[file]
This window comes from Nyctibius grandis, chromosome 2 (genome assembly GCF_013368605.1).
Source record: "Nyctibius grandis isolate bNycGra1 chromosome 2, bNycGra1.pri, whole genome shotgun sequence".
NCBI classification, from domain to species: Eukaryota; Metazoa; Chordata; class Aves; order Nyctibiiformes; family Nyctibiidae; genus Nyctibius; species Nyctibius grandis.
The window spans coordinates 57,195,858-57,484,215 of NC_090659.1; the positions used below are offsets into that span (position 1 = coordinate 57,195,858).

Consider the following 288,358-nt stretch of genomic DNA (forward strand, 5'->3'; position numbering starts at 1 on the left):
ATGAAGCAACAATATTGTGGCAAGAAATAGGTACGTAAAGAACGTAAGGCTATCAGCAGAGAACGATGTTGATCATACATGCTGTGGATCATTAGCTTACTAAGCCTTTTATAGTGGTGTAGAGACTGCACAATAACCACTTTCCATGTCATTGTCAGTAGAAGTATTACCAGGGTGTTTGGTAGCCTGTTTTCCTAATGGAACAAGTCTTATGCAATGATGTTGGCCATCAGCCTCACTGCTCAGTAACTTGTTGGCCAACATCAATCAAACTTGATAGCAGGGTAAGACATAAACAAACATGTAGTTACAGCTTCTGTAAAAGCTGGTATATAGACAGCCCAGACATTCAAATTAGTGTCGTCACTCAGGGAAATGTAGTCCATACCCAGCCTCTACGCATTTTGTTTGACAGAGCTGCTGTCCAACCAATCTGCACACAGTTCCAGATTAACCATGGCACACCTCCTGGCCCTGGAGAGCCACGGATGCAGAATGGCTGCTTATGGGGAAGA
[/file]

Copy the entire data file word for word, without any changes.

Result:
This window comes from Nyctibius grandis, chromosome 2 (genome assembly GCF_013368605.1).
Source record: "Nyctibius grandis isolate bNycGra1 chromosome 2, bNycGra1.pri, whole genome shotgun sequence".
NCBI classification, from domain to species: Eukaryota; Metazoa; Chordata; class Aves; order Nyctibiiformes; family Nyctibiidae; genus Nyctibius; species Nyctibius grandis.
The window spans coordinates 57,195,858-57,484,215 of NC_090659.1; the positions used below are offsets into that span (position 1 = coordinate 57,195,858).

Consider the following 288,358-nt stretch of genomic DNA (forward strand, 5'->3'; position numbering starts at 1 on the left):
ATGAAGCAACAATATTGTGGCAAGAAATAGGTACGTAAAGAACGTAAGGCTATCAGCAGAGAACGATGTTGATCATACATGCTGTGGATCATTAGCTTACTAAGCCTTTTATAGTGGTGTAGAGACTGCACAATAACCACTTTCCATGTCATTGTCAGTAGAAGTATTACCAGGGTGTTTGGTAGCCTGTTTTCCTAATGGAACAAGTCTTATGCAATGATGTTGGCCATCAGCCTCACTGCTCAGTAACTTGTTGGCCAACATCAATCAAACTTGATAGCAGGGTAAGACATAAACAAACATGTAGTTACAGCTTCTGTAAAAGCTGGTATATAGACAGCCCAGACATTCAAATTAGTGTCGTCACTCAGGGAAATGTAGTCCATACCCAGCCTCTACGCATTTTGTTTGACAGAGCTGCTGTCCAACCAATCTGCACACAGTTCCAGATTAACCATGGCACACCTCCTGGCCCTGGAGAGCCACGGATGCAGAATGGCTGCTTATGGGGAAGA